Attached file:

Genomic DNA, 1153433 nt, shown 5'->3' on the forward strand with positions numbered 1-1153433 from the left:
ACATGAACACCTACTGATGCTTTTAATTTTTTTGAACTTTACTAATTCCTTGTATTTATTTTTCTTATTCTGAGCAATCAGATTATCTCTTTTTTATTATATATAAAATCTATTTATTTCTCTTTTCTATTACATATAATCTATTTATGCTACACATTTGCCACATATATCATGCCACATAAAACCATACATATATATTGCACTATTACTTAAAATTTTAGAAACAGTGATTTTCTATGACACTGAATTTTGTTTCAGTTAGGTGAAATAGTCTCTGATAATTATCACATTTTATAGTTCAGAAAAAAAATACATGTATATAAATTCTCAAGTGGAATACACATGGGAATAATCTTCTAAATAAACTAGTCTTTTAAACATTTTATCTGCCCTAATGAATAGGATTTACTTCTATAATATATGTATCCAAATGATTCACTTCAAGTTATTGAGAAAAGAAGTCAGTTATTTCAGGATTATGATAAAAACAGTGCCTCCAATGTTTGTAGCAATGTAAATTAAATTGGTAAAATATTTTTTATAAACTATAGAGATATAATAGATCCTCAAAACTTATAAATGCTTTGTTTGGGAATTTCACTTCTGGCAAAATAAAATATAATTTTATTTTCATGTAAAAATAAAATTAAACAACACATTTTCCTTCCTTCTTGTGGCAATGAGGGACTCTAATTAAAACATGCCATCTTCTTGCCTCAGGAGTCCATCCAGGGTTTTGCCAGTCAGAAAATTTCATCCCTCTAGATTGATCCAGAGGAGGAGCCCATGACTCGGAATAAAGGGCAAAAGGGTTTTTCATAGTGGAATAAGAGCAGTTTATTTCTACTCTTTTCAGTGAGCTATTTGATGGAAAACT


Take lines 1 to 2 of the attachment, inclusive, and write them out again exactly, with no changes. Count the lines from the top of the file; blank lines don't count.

Genomic DNA, 1153433 nt, shown 5'->3' on the forward strand with positions numbered 1-1153433 from the left:
ACATGAACACCTACTGATGCTTTTAATTTTTTTGAACTTTACTAATTCCTTGTATTTATTTTTCTTATTCTGAGCAATCAGATTATCTCTTTTTTATTATATATAAAATCTATTTATTTCTCTTTTCTATTACATATAATCTATTTATGCTACACATTTGCCACATATATCATGCCACATAAAACCATACATATATATTGCACTATTACTTAAAATTTTAGAAACAGTGATTTTCTATGACACTGAATTTTGTTTCAGTTAGGTGAAATAGTCTCTGATAATTATCACATTTTATAGTTCAGAAAAAAAATACATGTATATAAATTCTCAAGTGGAATACACATGGGAATAATCTTCTAAATAAACTAGTCTTTTAAACATTTTATCTGCCCTAATGAATAGGATTTACTTCTATAATATATGTATCCAAATGATTCACTTCAAGTTATTGAGAAAAGAAGTCAGTTATTTCAGGATTATGATAAAAACAGTGCCTCCAATGTTTGTAGCAATGTAAATTAAATTGGTAAAATATTTTTTATAAACTATAGAGATATAATAGATCCTCAAAACTTATAAATGCTTTGTTTGGGAATTTCACTTCTGGCAAAATAAAATATAATTTTATTTTCATGTAAAAATAAAATTAAACAACACATTTTCCTTCCTTCTTGTGGCAATGAGGGACTCTAATTAAAACATGCCATCTTCTTGCCTCAGGAGTCCATCCAGGGTTTTGCCAGTCAGAAAATTTCATCCCTCTAGATTGATCCAGAGGAGGAGCCCATGACTCGGAATAAAGGGCAAAAGGGTTTTTCATAGTGGAATAAGAGCAGTTTATTTCTACTCTTTTCAGTGAGCTATTTGATGGAAAACT